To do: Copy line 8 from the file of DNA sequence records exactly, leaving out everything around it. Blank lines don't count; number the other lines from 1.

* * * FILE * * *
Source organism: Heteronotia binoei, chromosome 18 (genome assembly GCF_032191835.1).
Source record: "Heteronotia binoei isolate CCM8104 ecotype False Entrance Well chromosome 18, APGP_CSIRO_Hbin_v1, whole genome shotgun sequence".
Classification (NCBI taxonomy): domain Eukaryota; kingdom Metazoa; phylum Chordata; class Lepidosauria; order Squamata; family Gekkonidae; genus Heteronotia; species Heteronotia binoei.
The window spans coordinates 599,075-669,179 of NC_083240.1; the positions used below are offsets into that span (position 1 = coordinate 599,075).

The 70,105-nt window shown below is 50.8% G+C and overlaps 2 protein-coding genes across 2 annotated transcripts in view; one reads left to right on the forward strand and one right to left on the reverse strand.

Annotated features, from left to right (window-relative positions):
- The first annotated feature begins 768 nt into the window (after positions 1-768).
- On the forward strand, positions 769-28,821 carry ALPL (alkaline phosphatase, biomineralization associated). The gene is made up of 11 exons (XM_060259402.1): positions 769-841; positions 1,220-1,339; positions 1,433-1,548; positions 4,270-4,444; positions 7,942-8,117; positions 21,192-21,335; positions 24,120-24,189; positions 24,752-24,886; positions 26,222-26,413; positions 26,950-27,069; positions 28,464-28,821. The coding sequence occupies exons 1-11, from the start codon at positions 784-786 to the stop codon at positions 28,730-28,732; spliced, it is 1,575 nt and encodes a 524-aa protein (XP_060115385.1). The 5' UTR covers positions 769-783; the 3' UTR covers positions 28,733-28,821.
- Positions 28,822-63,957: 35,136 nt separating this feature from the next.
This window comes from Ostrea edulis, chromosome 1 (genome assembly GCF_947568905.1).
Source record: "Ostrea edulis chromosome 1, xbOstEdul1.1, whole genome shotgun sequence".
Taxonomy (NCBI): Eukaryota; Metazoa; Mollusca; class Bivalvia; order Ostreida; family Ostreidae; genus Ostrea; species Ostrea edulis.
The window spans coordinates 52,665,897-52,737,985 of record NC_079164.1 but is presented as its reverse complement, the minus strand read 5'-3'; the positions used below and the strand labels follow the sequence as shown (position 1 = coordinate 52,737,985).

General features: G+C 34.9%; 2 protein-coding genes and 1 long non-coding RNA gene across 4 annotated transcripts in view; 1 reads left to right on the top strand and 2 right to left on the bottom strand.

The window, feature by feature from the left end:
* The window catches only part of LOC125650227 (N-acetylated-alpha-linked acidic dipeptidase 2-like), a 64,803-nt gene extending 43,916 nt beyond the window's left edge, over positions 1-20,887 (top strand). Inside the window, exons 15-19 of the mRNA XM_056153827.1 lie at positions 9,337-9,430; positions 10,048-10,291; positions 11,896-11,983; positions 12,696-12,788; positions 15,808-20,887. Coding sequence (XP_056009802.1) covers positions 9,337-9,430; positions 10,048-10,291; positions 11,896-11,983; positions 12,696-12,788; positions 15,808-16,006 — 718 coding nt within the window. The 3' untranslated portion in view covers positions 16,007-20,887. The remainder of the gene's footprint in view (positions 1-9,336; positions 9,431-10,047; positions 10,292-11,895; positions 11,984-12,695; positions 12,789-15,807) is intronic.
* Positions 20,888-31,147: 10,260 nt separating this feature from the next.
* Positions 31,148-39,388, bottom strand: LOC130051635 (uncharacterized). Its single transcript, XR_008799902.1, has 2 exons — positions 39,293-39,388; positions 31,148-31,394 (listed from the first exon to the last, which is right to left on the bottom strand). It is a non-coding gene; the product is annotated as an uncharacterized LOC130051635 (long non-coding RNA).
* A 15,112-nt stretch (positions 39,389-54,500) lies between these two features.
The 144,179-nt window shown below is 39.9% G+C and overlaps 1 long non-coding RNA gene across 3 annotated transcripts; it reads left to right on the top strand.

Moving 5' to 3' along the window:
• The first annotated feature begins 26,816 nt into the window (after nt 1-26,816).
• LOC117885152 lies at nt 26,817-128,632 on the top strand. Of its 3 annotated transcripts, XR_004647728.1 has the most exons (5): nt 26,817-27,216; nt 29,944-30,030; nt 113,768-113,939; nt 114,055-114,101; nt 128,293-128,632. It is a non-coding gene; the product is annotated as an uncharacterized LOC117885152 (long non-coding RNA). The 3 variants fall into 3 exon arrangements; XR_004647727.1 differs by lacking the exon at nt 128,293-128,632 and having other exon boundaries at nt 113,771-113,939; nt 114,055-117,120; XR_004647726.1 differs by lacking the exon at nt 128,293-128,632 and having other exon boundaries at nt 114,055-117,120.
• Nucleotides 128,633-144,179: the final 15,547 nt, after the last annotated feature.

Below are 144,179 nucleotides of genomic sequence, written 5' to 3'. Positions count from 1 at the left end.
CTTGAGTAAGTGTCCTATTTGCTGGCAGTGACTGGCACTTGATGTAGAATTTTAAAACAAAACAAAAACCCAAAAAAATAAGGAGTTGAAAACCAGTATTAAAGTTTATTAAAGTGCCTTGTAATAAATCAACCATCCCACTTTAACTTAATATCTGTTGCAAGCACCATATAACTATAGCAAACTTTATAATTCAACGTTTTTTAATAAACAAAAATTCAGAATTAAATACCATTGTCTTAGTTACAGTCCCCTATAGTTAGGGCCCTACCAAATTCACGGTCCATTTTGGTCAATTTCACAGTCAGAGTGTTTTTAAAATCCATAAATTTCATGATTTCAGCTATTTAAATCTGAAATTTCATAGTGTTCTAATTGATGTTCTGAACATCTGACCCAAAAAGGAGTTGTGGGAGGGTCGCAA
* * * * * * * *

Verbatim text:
- On the forward strand, positions 769-28,821 carry ALPL (alkaline phosphatase, biomineralization associated). The gene is made up of 11 exons (XM_060259402.1): positions 769-841; positions 1,220-1,339; positions 1,433-1,548; positions 4,270-4,444; positions 7,942-8,117; positions 21,192-21,335; positions 24,120-24,189; positions 24,752-24,886; positions 26,222-26,413; positions 26,950-27,069; positions 28,464-28,821. The coding sequence occupies exons 1-11, from the start codon at positions 784-786 to the stop codon at positions 28,730-28,732; spliced, it is 1,575 nt and encodes a 524-aa protein (XP_060115385.1). The 5' UTR covers positions 769-783; the 3' UTR covers positions 28,733-28,821.